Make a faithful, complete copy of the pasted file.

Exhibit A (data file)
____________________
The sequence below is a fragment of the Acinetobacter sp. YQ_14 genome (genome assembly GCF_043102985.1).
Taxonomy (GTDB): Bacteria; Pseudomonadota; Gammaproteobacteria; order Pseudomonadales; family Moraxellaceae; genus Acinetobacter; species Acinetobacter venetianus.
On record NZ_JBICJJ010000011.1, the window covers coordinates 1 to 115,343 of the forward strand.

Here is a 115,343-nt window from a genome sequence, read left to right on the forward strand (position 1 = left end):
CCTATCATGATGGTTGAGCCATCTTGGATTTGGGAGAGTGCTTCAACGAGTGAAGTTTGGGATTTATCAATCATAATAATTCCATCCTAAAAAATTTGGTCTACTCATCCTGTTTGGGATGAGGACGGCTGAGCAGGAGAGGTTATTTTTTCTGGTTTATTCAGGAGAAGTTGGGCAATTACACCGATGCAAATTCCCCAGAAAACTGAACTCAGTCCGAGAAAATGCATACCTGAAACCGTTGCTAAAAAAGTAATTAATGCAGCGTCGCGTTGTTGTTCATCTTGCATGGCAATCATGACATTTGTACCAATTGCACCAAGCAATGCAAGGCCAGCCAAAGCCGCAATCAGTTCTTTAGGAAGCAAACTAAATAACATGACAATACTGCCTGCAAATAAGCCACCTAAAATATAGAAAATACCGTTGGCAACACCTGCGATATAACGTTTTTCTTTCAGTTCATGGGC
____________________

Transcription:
The sequence below is a fragment of the Acinetobacter sp. YQ_14 genome (genome assembly GCF_043102985.1).
Taxonomy (GTDB): Bacteria; Pseudomonadota; Gammaproteobacteria; order Pseudomonadales; family Moraxellaceae; genus Acinetobacter; species Acinetobacter venetianus.
On record NZ_JBICJJ010000011.1, the window covers coordinates 1 to 115,343 of the forward strand.

Here is a 115,343-nt window from a genome sequence, read left to right on the forward strand (position 1 = left end):
CCTATCATGATGGTTGAGCCATCTTGGATTTGGGAGAGTGCTTCAACGAGTGAAGTTTGGGATTTATCAATCATAATAATTCCATCCTAAAAAATTTGGTCTACTCATCCTGTTTGGGATGAGGACGGCTGAGCAGGAGAGGTTATTTTTTCTGGTTTATTCAGGAGAAGTTGGGCAATTACACCGATGCAAATTCCCCAGAAAACTGAACTCAGTCCGAGAAAATGCATACCTGAAACCGTTGCTAAAAAAGTAATTAATGCAGCGTCGCGTTGTTGTTCATCTTGCATGGCAATCATGACATTTGTACCAATTGCACCAAGCAATGCAAGGCCAGCCAAAGCCGCAATCAGTTCTTTAGGAAGCAAACTAAATAACATGACAATACTGCCTGCAAATAAGCCACCTAAAATATAGAAAATACCGTTGGCAACACCTGCGATATAACGTTTTTCTTTCAGTTCATGGGC